Rebel Chiefs of the Yakimas: Chi-mis-tah (Chi-mischa, Sinue-bow), Ryegrass Blanket and Shut-te-monen


A photo of three Yakama leaders (1913).

Cultural Narrative: 

Rebel Chiefs of the Yakamas: These men are important leaders within the tribe. Their attire suggests this because they all wear the important headdress of eagle feathers. The eagle feathers, ermine tails, bone beads, and attire emblished with glass beads, the eagle feather fans and the pipe denote their status. The feather bonnets are worn in the popular style shared from the Plains native men. Historically, Plateau men who wore eagle feather bonnets, wore the hat with the feathers standing straight up instead of flowing back. Vivian Adams, Yakama

Traditional Knowledge: 

National Wars

National wars were not a part of Plateau society. Individual conflicts between the federal military was usually between individual Plateau tribes for intrusion upon "reservation" lands. Some Plateau people became frustrated by the swarm of white settlement onto lands that were still being used by tribes and the government had not yet forced reservations and treatys upon Plateau tribes.  National wars were joined by tribal people during the U.S. World War I.  Warriors joined to protect what tribal land they had remaining...their reservation lands; the lands that held the bones of their ancestors since time immemorial.  Patriotism was not necessarily to fight for the new country, because at the time of the first world war, Indians had not yet been determined as fit for U.S. citizenship. Only after 1924 were Indians deemed "human" and deserving to become citizens of the new country.

Inter-tribal conflict

Inter-tribal conflict was all about land use:  who gathered which foods where, and village camp sites used during the seasonal round. Those who came to move into these areas were considered intruders unless they had been given permission by village leaders to enter and gather.  Ownership of horses was a status symbol and distant tribes weren't usually allowed to hunt for wild horses on lands considered for use by Plateau people. If tresspassing happened, then conflicts and battles would arise because of historical use concerns.

U.S.-Indian Wars

The Plateau people weren't necessarily a warring people. The wars recorded in U.S. history stemmed from native frustration at the white man's greed in getting land already set aside as "reservation" lands, or mining for precious metals located on "Indian lands," without the consent of the new Indian landowners.  Government officials hired to be watchdogs for infractions by the whites such as land squatting, panning for gold, or other forms of theft and intrustion, direly neglected their legal obligations and frustration and anger led to "wars." The inflation of white population was a fearsome change for all tribes and tribal people thought that these intruders could be sent away just as intruding, distant tribes had been chased off "use land" (see inter-tribal conflict), throughout native history.  This was not easy to do, there were so many white people and their army had weaponry that far outclassed what the Indians had always used for protection.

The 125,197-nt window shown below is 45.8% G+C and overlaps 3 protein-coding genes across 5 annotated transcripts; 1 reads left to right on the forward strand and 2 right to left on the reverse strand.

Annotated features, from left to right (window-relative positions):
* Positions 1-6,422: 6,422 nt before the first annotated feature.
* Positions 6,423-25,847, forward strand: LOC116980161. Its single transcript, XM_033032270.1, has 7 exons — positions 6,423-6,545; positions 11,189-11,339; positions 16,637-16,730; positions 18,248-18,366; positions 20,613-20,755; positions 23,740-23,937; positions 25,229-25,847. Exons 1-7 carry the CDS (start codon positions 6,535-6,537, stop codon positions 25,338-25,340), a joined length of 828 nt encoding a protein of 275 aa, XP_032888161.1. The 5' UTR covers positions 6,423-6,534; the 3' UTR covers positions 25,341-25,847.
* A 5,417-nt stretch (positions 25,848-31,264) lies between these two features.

Volunteer Militia

Volunteer malitia was usually western farmers, or other non-military people who were anxious to get Indian lands or have the Indians removed so they could take over Indian lands.  Malitia were anxious to join the chase to track down Indians for the whiteman's jail or court, or to kill Indians as part of depleting native populations for land grabs.  Some Plateau people, or people from other tribes joined the military to hunt Indians who were considered criminals, murderers, or who had committed some infraction set down in the whiteman's laws.  The Indians who joined to hunt other tribal people were either being paid or recipients of some favor from federal officials, or acting out revenge or vengence.


Protests in "Indian Country" were historically mild occasions in the U.S.  and in various states. unless treatment by the federal government became so outright abusive or neglectful, delegations of tribal leaders decided to go to Washington D.C. to talk to the "Great White Father" about such treatment. The biggest protest was in the 1960s-1970s with AIM, the American Indian Movement, whose protests weren't necessarily condoned by all Indian leaders throughout the various tribes; but some of which were valid government mistreatments finally made public.


Warrior Societies are important organizations of honored protectors on reservation lands.  These societies differ from the clubs made before treaties and reservations although they share the honorable images of bravery and protection.

At contemporary native social gatherings (aka pow wows) the warriors of the event's reservation bring the tribal staff, tribal flag and the U.S. flag into the center to begin the event with a "flag" or honor song.  In this manner, native people see their protectors and have a chance to thank them and show their respect by inviting them to perform the opening ceremonies.

Many tribes now have their own veterans' program and the warriors are invited to present at several events on and off the reservation.  Much of their travel is supported by tribal funding, but the programs also hold fund-raising activities and are thankful for donations from friends and families.  This is a newer tribal government policy to honor and give thanks to those who have protected us and the lands to which our ancentors have been returned in burial.